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May 26, 2005

Where's the good CRM?

The business world is rife with meaningless buzzwords, and among them is the ever-popular Customer Relationship Management (CRM). It sounds appealing, particularly to small biz guys like me who actually want to cultivate a _relationship_ with their customers. Except "Customer Relationship" is actually an industry codeword for "Money-Grubbing Sales Call". When you actually set out to find a readymade CRM program, you generally end up with some hideous pile of rubbish that's altogether obsessed with how much "potential" is in your "pipeline" and how many possible sales you've blown. Many of them even suck at allowing you to keep track of a customer's product needs. It doesn't care what your relationship with the customer is beyond "gives me millions and millions of dollars." I thought I might have found some way to keep track of my customers with a CRM package today, but nope. Not only was it the typical dreadful CRM software, but on top of that it was ungodly slow and required far larger browser windows than I use. And way too obsessed with its own ill-planned workflow that boils down to creating a person so you can create an association so you can create... it's like Lego bricks without all the fun and with a kick in the groin every time you snap two together. This suckitude, like many other things, brings me back to the solution I hate: make my own. While that solution usually works out well in the end (since I get something custom-tailored to my own needs and wishes), it's a horrible solution. There are only so many hours in a day, and every hour I spend on some internal project is an hour I can't spend actually improving a product or developing a new one or answering e-mail or photographing things. At any rate, I suppose it gives me an excuse to learn more about Ruby on Rails since that's what I've chosen to write the damn thing in.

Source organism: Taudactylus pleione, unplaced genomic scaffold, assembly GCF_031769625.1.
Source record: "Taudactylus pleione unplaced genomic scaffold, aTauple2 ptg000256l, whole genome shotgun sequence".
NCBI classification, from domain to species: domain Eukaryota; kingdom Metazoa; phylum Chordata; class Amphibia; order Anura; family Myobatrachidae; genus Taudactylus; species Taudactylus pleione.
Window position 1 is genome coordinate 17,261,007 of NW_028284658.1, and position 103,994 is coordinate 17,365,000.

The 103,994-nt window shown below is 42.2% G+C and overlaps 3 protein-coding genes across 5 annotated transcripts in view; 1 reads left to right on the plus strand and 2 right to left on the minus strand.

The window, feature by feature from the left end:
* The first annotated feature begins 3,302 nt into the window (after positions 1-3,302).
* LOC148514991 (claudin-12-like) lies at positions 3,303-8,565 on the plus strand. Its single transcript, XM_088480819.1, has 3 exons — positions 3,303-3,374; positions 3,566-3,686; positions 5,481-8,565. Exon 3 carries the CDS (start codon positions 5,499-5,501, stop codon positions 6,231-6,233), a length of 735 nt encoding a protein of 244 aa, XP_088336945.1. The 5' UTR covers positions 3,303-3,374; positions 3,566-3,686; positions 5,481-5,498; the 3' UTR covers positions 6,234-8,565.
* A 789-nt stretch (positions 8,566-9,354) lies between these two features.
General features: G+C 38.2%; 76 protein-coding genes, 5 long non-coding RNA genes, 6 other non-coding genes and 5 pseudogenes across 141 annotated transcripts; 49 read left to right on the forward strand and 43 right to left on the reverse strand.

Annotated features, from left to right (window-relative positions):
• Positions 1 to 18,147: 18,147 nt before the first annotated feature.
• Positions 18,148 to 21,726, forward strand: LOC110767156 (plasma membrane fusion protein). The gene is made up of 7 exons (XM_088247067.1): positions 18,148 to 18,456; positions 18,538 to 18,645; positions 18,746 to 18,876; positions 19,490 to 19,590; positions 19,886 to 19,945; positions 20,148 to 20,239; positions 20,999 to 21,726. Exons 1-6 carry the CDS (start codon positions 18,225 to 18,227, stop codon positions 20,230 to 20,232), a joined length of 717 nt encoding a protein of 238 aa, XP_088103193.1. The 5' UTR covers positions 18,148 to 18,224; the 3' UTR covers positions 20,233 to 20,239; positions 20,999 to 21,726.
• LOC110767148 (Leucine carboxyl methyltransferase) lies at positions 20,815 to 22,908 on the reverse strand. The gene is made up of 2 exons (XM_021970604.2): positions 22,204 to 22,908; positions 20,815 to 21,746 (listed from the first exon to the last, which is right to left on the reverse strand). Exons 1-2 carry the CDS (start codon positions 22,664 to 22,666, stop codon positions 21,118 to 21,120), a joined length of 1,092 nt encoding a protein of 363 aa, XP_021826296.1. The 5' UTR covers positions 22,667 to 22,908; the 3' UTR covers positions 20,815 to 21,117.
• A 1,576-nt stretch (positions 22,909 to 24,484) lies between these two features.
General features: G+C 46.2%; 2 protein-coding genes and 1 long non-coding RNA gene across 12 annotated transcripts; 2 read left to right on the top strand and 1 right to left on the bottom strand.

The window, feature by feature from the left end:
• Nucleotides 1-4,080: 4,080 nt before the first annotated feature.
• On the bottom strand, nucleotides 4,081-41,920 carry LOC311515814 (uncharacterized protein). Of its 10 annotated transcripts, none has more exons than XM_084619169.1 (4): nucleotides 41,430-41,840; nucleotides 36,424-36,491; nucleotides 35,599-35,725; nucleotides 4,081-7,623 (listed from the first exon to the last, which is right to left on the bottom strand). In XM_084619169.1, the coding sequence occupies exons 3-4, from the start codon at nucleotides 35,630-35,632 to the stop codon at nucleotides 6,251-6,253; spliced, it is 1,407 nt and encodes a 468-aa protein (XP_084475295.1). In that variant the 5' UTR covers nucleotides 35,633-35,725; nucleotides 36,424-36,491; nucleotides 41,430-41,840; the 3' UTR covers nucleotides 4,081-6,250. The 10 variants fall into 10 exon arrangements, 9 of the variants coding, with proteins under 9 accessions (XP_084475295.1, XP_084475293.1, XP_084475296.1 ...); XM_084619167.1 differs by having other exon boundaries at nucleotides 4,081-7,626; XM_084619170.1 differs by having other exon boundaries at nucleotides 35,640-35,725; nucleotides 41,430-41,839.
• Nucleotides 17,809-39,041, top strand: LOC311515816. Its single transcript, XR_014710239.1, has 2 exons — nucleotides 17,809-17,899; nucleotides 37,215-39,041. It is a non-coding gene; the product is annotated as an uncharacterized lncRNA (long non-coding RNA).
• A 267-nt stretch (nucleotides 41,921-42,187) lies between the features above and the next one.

Posted by Colin at May 26, 2005 5:39 PM

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